New Intercultural Center opens in downtown Steamboat
February 24, 2008
Steamboat Springs — For an organization that helps direct immigrants to local services, visibility and accessibility are key. With those factors in mind, Integrated Community recently moved into its new Intercultural Center on Oak Street, and walk-ins already are increasing.
Last week, Integrated Community assisted a number of Steamboat newcomers, ranging from an Australian worker needing a reference to a visa consultant to a non-English speaking family requesting assistance navigating the legal system for a name change, Executive Director Summer Laws said.
Integrated Community is a local nonprofit organization dedicated to bridging the gap between immigrant and non-immigrant communities. In addition to providing free services and case-by-case assistance to immigrant families, Integrated Community also offers free English lessons to anyone who needs them. Current students’ native languages range from Spanish to Polish to Mandarin Chinese.
Integrated Community is expanding its reach with the help of new staff, as well as adding additional programs to its repertoire.
As Integrated Community’s new program manager for the Intercultural English as a Second Language programs, Eveline Bacon will split her time between Craig and Steamboat, she said Wednesday at the Intercultural Center’s open house.
In addition to managing existing corps of volunteer language tutors in both counties, Bacon said she is looking forward to developing Integrated Community’s first classroom ESL program in Craig.
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“It’s something new we get to bring to the community,” Bacon said.
Bacon’s hiring and Integrated Community’s new Intercultural Center were made possible by a grant from The Colorado Trust’s Supporting Immigrant and Refugee Families Initiative. Integrated Community now has four full-time staff members split between Routt and Moffat counties, Laws said.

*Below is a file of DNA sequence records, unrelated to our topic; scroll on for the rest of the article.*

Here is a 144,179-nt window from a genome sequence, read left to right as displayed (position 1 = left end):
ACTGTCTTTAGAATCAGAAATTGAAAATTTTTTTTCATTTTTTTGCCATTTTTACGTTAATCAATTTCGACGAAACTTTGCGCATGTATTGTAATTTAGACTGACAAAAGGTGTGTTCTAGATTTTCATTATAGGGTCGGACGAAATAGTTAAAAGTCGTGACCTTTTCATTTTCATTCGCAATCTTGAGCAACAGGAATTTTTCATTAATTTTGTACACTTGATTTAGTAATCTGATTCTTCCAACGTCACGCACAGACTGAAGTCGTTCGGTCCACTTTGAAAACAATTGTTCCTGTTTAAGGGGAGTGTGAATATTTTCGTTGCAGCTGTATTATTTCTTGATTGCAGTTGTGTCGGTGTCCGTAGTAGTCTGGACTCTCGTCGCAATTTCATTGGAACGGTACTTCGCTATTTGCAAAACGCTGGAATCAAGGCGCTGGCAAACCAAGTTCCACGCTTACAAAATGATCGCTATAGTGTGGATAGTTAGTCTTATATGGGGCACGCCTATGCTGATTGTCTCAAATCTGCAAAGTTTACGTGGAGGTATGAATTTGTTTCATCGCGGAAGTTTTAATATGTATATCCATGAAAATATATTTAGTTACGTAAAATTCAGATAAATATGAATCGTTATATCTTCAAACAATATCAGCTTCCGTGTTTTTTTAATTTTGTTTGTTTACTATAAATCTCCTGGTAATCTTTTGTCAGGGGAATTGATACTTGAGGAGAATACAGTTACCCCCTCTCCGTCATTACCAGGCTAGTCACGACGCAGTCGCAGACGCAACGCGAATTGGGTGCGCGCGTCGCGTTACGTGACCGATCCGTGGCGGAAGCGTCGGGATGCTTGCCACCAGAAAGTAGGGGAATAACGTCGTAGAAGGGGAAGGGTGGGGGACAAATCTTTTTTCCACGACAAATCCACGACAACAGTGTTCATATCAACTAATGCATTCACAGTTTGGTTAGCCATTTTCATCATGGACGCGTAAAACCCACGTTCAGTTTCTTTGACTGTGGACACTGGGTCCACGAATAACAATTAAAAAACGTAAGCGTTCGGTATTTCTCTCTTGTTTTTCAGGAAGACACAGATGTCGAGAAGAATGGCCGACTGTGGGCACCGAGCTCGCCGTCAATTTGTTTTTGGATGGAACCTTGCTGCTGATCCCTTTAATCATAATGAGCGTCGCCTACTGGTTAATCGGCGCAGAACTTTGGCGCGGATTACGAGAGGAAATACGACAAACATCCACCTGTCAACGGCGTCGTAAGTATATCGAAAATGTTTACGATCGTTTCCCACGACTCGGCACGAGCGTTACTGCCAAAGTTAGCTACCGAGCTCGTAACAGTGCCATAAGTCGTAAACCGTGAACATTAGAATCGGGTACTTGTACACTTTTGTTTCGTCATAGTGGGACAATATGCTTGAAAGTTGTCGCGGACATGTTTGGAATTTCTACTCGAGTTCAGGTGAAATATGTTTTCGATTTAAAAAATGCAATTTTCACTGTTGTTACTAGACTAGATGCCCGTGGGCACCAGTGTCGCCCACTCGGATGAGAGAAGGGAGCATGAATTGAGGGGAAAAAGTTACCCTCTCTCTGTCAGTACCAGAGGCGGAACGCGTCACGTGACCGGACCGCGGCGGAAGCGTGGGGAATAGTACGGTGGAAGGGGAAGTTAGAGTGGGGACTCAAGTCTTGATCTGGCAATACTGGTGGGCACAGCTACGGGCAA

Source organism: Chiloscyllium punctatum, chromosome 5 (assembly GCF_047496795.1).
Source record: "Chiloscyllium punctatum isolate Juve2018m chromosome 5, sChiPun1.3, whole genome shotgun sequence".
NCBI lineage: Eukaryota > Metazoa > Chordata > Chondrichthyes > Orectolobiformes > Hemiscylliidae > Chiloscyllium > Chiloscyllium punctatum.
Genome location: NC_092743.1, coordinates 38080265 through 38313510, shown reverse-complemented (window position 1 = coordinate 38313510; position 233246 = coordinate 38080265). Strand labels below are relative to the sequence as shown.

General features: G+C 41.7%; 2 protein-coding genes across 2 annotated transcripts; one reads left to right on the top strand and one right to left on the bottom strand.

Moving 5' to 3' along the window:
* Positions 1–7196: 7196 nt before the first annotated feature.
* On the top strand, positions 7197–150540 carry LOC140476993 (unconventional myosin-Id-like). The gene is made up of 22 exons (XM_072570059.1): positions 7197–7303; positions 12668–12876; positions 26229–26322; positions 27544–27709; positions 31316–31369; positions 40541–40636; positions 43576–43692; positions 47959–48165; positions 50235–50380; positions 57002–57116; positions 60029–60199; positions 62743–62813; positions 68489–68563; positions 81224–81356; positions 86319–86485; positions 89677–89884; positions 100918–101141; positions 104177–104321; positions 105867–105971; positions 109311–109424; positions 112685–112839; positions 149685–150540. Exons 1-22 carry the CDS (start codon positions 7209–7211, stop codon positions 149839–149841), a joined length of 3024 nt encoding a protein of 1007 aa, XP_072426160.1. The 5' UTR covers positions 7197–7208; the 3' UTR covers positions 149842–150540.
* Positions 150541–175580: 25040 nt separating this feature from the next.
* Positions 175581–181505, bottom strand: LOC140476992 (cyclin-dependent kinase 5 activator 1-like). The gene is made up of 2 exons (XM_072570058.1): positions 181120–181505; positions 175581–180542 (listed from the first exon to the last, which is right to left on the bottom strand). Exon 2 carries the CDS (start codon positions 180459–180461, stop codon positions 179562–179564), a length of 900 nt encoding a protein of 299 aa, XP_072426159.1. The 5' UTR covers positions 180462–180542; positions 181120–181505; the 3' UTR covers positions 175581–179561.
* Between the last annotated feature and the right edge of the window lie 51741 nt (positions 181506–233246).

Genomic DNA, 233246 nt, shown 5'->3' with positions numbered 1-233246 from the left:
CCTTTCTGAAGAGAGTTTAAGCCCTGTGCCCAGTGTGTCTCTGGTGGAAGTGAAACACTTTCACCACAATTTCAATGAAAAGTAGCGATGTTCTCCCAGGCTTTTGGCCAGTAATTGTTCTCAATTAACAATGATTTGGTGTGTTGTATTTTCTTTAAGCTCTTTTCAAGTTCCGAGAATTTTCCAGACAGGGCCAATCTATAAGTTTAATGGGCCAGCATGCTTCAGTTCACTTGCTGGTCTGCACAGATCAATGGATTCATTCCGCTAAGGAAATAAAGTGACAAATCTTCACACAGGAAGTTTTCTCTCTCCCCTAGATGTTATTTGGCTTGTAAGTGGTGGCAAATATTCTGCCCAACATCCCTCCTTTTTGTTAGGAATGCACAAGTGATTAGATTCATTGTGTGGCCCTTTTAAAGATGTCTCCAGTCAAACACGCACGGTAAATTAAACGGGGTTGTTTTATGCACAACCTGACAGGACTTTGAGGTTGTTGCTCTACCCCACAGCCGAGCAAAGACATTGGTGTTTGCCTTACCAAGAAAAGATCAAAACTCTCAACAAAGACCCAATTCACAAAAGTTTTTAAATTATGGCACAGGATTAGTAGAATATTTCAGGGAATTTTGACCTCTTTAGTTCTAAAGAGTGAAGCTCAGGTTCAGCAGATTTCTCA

Integrated Community and Community United, a volunteer committee focusing on intercultural understanding, took over the space formerly occupied by the LIFT-UP Thrift Store, at 718 Oak St.
The new Intercultural Center provides Integrated Community with a home that is not only much more visible in the community than its previous space in Colorado Mountain College’s Bogue Hall, but it also gives them adequate space for their programs, Laws said.
Existing programs such as Intercambio, a weekly Spanish-English conversation group, will now have a permanent home in Steamboat, instead of constantly moving from place to place and losing participants in the process, Laws said. And with an in-house kitchen, Integrated Community can dramatically expand its international cooking classes, she said.
With a true office, the nonprofit’s staff and volunteers can now give their full focus to serving the community, instead of constantly losing travel time driving from place to place, Laws said.
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